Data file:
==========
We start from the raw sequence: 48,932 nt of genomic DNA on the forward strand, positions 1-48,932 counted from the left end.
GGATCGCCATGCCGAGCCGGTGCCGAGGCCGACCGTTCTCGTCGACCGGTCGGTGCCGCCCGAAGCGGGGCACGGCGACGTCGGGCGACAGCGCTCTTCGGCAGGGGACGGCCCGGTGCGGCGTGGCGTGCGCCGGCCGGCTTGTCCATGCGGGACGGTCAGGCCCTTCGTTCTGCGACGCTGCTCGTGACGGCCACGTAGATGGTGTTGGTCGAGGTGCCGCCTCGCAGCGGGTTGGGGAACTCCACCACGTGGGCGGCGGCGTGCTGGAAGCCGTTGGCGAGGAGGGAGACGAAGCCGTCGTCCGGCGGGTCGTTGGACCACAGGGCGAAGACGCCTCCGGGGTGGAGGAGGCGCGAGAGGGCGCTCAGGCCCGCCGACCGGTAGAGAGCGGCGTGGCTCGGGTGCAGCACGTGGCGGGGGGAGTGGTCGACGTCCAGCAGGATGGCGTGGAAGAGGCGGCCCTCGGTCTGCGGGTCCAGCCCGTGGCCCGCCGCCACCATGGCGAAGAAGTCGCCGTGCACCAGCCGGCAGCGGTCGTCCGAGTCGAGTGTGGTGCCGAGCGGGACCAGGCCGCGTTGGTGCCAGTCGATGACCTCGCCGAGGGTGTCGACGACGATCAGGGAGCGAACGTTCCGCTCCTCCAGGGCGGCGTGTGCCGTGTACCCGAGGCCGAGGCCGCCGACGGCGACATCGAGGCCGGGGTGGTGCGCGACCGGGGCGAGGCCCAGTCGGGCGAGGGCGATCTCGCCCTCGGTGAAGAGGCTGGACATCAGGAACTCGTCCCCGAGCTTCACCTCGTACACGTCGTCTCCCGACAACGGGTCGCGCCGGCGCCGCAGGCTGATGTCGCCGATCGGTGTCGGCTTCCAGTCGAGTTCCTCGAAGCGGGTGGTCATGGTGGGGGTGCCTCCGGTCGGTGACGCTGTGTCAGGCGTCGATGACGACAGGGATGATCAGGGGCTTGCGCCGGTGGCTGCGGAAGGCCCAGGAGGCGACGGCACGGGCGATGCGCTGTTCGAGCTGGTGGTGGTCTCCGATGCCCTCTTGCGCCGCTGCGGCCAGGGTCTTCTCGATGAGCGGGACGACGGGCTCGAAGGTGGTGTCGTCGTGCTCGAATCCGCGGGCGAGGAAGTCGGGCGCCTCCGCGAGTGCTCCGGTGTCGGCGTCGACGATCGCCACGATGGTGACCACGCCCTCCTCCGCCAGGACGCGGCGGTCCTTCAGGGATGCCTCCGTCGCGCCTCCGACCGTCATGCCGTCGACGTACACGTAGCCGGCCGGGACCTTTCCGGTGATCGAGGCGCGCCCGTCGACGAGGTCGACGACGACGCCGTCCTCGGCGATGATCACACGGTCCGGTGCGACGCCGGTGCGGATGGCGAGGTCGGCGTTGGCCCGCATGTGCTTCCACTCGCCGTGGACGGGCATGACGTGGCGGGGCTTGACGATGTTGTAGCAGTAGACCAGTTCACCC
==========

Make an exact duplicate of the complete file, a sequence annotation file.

We start from the raw sequence: 48,932 nt of genomic DNA on the forward strand, positions 1-48,932 counted from the left end.
GGATCGCCATGCCGAGCCGGTGCCGAGGCCGACCGTTCTCGTCGACCGGTCGGTGCCGCCCGAAGCGGGGCACGGCGACGTCGGGCGACAGCGCTCTTCGGCAGGGGACGGCCCGGTGCGGCGTGGCGTGCGCCGGCCGGCTTGTCCATGCGGGACGGTCAGGCCCTTCGTTCTGCGACGCTGCTCGTGACGGCCACGTAGATGGTGTTGGTCGAGGTGCCGCCTCGCAGCGGGTTGGGGAACTCCACCACGTGGGCGGCGGCGTGCTGGAAGCCGTTGGCGAGGAGGGAGACGAAGCCGTCGTCCGGCGGGTCGTTGGACCACAGGGCGAAGACGCCTCCGGGGTGGAGGAGGCGCGAGAGGGCGCTCAGGCCCGCCGACCGGTAGAGAGCGGCGTGGCTCGGGTGCAGCACGTGGCGGGGGGAGTGGTCGACGTCCAGCAGGATGGCGTGGAAGAGGCGGCCCTCGGTCTGCGGGTCCAGCCCGTGGCCCGCCGCCACCATGGCGAAGAAGTCGCCGTGCACCAGCCGGCAGCGGTCGTCCGAGTCGAGTGTGGTGCCGAGCGGGACCAGGCCGCGTTGGTGCCAGTCGATGACCTCGCCGAGGGTGTCGACGACGATCAGGGAGCGAACGTTCCGCTCCTCCAGGGCGGCGTGTGCCGTGTACCCGAGGCCGAGGCCGCCGACGGCGACATCGAGGCCGGGGTGGTGCGCGACCGGGGCGAGGCCCAGTCGGGCGAGGGCGATCTCGCCCTCGGTGAAGAGGCTGGACATCAGGAACTCGTCCCCGAGCTTCACCTCGTACACGTCGTCTCCCGACAACGGGTCGCGCCGGCGCCGCAGGCTGATGTCGCCGATCGGTGTCGGCTTCCAGTCGAGTTCCTCGAAGCGGGTGGTCATGGTGGGGGTGCCTCCGGTCGGTGACGCTGTGTCAGGCGTCGATGACGACAGGGATGATCAGGGGCTTGCGCCGGTGGCTGCGGAAGGCCCAGGAGGCGACGGCACGGGCGATGCGCTGTTCGAGCTGGTGGTGGTCTCCGATGCCCTCTTGCGCCGCTGCGGCCAGGGTCTTCTCGATGAGCGGGACGACGGGCTCGAAGGTGGTGTCGTCGTGCTCGAATCCGCGGGCGAGGAAGTCGGGCGCCTCCGCGAGTGCTCCGGTGTCGGCGTCGACGATCGCCACGATGGTGACCACGCCCTCCTCCGCCAGGACGCGGCGGTCCTTCAGGGATGCCTCCGTCGCGCCTCCGACCGTCATGCCGTCGACGTACACGTAGCCGGCCGGGACCTTTCCGGTGATCGAGGCGCGCCCGTCGACGAGGTCGACGACGACGCCGTCCTCGGCGATGATCACACGGTCCGGTGCGACGCCGGTGCGGATGGCGAGGTCGGCGTTGGCCCGCATGTGCTTCCACTCGCCGTGGACGGGCATGACGTGGCGGGGCTTGACGATGTTGTAGCAGTAGACCAGTTCACCC